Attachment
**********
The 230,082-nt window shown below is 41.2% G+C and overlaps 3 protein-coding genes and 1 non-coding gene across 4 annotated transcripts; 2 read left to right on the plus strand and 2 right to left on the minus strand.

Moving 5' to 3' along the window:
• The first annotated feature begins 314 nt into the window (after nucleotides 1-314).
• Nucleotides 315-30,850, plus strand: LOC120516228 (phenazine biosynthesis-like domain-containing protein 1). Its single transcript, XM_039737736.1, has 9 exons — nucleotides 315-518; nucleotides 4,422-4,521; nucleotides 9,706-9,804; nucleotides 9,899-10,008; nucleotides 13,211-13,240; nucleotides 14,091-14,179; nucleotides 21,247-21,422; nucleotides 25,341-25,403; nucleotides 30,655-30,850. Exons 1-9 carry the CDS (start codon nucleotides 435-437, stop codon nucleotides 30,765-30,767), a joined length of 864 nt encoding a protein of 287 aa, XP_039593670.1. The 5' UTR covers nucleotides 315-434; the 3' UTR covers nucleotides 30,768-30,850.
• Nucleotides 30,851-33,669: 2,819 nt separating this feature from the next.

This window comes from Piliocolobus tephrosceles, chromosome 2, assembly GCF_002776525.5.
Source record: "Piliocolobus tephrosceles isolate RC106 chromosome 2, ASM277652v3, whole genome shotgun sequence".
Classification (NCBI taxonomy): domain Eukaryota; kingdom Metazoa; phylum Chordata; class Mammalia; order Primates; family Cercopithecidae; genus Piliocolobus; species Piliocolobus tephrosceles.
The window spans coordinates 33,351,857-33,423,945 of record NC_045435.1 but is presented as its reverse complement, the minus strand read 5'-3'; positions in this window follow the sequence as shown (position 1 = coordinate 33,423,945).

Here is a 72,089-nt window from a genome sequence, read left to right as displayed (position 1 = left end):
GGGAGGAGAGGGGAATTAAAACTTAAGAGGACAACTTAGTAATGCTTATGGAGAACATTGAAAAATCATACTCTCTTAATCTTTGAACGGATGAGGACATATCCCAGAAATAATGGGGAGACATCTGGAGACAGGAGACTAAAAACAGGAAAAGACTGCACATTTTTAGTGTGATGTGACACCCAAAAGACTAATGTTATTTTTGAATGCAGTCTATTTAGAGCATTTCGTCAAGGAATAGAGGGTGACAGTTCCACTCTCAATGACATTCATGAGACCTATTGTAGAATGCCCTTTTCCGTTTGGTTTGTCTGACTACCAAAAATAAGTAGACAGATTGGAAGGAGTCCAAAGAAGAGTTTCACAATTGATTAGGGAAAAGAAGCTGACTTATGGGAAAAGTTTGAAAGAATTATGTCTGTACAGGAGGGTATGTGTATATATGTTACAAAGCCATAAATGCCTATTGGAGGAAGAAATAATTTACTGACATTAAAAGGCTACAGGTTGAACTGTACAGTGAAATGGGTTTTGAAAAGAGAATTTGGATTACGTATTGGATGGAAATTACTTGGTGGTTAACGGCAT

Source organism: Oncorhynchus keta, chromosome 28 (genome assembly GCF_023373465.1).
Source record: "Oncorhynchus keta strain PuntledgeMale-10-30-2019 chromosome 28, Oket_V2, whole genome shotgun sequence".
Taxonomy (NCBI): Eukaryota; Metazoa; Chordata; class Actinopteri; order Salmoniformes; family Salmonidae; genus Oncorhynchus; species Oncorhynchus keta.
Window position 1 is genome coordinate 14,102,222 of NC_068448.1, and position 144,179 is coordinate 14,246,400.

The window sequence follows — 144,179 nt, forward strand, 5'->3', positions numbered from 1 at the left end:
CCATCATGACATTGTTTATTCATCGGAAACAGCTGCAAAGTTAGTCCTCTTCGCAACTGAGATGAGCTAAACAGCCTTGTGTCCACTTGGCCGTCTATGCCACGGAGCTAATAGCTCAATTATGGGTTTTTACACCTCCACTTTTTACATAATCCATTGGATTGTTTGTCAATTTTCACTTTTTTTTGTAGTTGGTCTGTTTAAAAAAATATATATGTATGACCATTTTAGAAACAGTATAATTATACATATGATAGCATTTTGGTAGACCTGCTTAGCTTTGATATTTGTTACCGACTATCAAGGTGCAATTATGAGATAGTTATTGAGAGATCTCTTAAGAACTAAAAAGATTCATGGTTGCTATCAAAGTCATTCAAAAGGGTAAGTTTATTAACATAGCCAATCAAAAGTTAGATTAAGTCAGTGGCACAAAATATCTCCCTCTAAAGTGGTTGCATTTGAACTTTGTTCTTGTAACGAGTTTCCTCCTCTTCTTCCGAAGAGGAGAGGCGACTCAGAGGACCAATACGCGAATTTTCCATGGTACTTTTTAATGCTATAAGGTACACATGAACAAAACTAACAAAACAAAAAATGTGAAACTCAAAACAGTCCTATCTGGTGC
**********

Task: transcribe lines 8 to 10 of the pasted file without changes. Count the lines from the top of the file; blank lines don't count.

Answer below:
Classification (NCBI taxonomy): domain Eukaryota; kingdom Metazoa; phylum Chordata; class Mammalia; order Primates; family Cercopithecidae; genus Piliocolobus; species Piliocolobus tephrosceles.
The window spans coordinates 33,351,857-33,423,945 of record NC_045435.1 but is presented as its reverse complement, the minus strand read 5'-3'; positions in this window follow the sequence as shown (position 1 = coordinate 33,423,945).

Here is a 72,089-nt window from a genome sequence, read left to right as displayed (position 1 = left end):